Congress Introduces Legislation to Expand Pell Grant Eligibility, Secretary DeVos Speaks at Second Chance Pell Pilot

This week, legislation was introduced in Congress to expand Pell Grant eligibility to short term programs and to high school students. Read below to learn more about these bills, Secretary DeVos’s remarks on Second Chance Pell, ESSA guidance, the 2019 Presidential CTE Scholars and apprenticeship updates from the Department of Labor. 

Congresses Introduces Legislation to Expand Pell Grant Eligibility 

Today the Jumpstart Our Businesses by Supporting Students (JOBS) Act, H.R. 3497, was introduced in the House by Representatives Cedric Richmond (D-LA), Andy Levin (D-MI), Anthony Gonzalez (R-OH), Jaime Herrera Beutler (R-WA), Steven Horsford (D-NV) and John Katko (R-NY). The JOBS Act was introduced in the Senate (S.839) this past March by Senators Tim Kaine (D-VA) and Rob Portman (R-OH). This legislation would expand Pell Grant eligibility to high-quality short-term postsecondary programs. Eligible short-term programs would have to be at least 150 clock hours over at least eight weeks, meet local or regional labor market needs, articulate to institutional credit and provide students with a recognized postsecondary license, certification or credential.

Additionally, over the course of this month the Go to High School, Go to College Act was proposed in both chambers of Congress. In the House, H.R. 3268 was introduced by Representative Marcia Fudge (D-OH) and Elise Stefanik (R-NY). A companion bill, S. 1888, was then introduced by Senators Rob Portman (R-OH) and Mark Warner (D-VA). The bill would authorize a new pilot program to evaluate the impact of expanding Pell Grant eligibility to students enrolled in dual enrollment, concurrent enrollment and early high school college programs. 250 institutions of higher education would be able to participate in the pilot, and students would be able to earn up to two semesters of college credit in high school before taking out of the 12 semester Pell limit. A summary of the bill can be found here

Secretary DeVos Delivers Remarks at Second Chance Pell Commencement

On June 25, U.S. Secretary of Education Betsy DeVos delivered commencement remarks to students in the Dick Conner Correctional Center in Hominy, Oklahoma who completed Tulsa Community College’s Second Chance Pell pilot. In her speech, Secretary DeVos shared her intent for the Second Chance Pell experimental site pilot to become a permanent program.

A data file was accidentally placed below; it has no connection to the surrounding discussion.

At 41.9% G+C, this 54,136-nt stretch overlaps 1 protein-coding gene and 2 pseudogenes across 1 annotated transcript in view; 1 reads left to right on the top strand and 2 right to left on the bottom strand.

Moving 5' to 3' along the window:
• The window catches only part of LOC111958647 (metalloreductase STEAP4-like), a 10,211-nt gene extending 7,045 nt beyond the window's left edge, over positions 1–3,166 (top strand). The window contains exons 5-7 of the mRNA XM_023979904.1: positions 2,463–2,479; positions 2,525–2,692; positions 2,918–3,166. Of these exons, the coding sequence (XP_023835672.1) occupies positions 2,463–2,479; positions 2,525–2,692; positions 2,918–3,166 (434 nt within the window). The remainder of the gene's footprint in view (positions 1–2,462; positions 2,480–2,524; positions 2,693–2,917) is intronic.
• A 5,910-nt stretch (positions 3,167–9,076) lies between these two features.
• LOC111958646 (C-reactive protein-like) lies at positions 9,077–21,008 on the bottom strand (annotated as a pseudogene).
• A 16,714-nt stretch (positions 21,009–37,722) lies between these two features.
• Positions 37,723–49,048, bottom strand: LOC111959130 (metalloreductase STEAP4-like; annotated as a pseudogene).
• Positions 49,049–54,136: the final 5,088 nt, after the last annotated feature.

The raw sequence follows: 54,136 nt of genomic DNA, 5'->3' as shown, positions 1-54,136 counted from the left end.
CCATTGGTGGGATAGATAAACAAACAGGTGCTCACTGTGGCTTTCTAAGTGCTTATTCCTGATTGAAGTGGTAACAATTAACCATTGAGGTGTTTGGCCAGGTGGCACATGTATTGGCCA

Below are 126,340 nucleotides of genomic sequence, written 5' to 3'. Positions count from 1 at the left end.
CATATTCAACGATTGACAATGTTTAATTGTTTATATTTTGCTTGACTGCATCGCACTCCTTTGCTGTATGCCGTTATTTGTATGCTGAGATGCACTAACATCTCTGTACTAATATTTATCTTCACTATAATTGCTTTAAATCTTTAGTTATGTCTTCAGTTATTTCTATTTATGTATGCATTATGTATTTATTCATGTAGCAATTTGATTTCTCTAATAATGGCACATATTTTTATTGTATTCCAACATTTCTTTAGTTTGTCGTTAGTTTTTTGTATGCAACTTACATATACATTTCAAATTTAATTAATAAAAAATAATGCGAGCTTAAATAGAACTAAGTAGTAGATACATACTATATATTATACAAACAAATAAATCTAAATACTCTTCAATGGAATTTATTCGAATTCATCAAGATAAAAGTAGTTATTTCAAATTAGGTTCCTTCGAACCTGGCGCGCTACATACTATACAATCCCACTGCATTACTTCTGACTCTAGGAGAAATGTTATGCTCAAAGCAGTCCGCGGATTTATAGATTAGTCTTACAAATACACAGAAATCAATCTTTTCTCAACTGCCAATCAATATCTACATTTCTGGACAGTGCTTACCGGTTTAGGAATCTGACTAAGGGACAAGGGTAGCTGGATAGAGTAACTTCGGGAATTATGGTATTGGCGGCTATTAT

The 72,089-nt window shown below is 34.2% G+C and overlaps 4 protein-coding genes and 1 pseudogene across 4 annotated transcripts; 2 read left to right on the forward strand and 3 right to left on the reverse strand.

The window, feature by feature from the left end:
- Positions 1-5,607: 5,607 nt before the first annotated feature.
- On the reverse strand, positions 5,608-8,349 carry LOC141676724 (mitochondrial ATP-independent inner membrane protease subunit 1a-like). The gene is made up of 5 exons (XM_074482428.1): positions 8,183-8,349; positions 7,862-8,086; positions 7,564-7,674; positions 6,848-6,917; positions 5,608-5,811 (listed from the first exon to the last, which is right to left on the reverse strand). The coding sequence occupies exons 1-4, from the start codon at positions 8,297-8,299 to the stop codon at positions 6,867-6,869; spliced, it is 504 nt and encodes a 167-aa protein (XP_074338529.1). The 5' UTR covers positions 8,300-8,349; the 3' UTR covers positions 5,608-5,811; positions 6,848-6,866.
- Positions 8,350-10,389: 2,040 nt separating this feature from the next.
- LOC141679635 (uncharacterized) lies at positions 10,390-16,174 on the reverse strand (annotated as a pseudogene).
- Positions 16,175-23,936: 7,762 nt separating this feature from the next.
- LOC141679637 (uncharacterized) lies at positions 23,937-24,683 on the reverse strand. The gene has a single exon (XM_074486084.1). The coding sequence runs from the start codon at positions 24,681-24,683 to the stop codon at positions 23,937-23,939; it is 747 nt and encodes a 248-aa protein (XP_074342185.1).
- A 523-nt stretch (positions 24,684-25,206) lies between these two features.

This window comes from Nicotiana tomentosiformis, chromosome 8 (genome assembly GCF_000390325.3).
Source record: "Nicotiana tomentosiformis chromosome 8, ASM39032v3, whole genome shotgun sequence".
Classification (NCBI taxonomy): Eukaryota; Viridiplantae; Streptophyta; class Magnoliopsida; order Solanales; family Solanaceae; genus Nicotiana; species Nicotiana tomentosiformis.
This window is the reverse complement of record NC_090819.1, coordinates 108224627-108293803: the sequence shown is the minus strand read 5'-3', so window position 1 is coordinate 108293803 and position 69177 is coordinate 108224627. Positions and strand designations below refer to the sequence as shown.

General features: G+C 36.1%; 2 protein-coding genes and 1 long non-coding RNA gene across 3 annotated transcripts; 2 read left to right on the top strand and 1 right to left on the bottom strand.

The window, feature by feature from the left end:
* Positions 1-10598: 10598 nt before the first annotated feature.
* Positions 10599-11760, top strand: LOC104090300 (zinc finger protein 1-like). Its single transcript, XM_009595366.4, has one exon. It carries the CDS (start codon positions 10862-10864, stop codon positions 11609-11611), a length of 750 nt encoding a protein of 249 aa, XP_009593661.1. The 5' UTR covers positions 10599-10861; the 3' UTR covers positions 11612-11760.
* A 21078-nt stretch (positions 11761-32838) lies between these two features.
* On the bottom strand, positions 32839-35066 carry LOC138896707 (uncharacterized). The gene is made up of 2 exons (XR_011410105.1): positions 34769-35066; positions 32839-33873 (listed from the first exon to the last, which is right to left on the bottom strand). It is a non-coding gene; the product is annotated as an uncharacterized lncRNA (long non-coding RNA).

Advance CTE supports expanding Pell Grant eligibility to incarcerated individuals, and lifting this ban is one of the organization’s priorities in reauthorization of the Higher Education Act.  

Secretary DeVos Releases Final “Supplement not Supplant” Guidance

U.S. Secretary of Education Betsy DeVos released final non-regulatory guidance on the supplement not supplant requirement under Title I of the Every Student Succeeds Act (ESSA) following the 30-day public comment period. In a press release, Secretary DeVos stated that “This proposal does not change the legal obligations school districts have to make appropriate investments in education. It simply makes clear that a school district has significant flexibility in how it demonstrates compliance with the law.” To follow this new guidance, school districts need to demonstrate that a school’s Title I status was not considered when designating state and local resources to each school. 

2019 U.S. Presidential CTE Scholars Visit Washington, DC

Following the May announcement of the 2019 U.S. Presidential Scholars, the group was celebrated by the U.S. Department of Education and the White House this week during a ceremony in which each received a Presidential Scholar Medallion. In 2019, 161 students were selected out of the 5,200 candidates. Each year, 20 CTE students are selected from the pool of applicants, and this year’s Presidential CTE Scholars come from Arizona, California, Delaware, Florida, Georgia, Hawai’i, Illinois, Iowa, Massachusetts, Mississippi, Nevada, New Jersey, New York, South Carolina, Washington and Wisconsin. This program originated about 60 years ago, and expanded in 2015 to include exceptional CTE students. 

U.S. Department of Labor Announces Apprenticeship Program Updates

On June 24, the U.S. Department of Labor released a proposed rule on Industry-Recognized Apprenticeship Programs (IRAPs). This proposal outlines the requirements for entities such as trade, industry groups and employer groups, educational institutions, state and local governments, non-profit organizations and unions to be recognized as a Standards Recognition Entity (SRE). This is significant because the SRE would set the standards for high quality IRAPs and monitor for compliance. 

The Department also announced the Scaling Apprenticeship Through Sector-Based Strategies grant. Funding will be awarded to private-public apprenticeship partnerships in the information technology, advanced manufacturing and healthcare sectors. More than 85,000 apprentices will be the recipients of this grant through participation in newly-formed or expanded existing apprenticeship programs. Twenty-three academic institutions and the corresponding industry partner will be awarded this grant across Alabama, Arizona, California, Colorado, Connecticut, Florida, Illinois, Indiana, Massachusetts, Maryland, Missouri, New Jersey, New York, Ohio, Pennsylvania, Texas, Utah and West Virginia.  

Meredith Hills, Policy Associate

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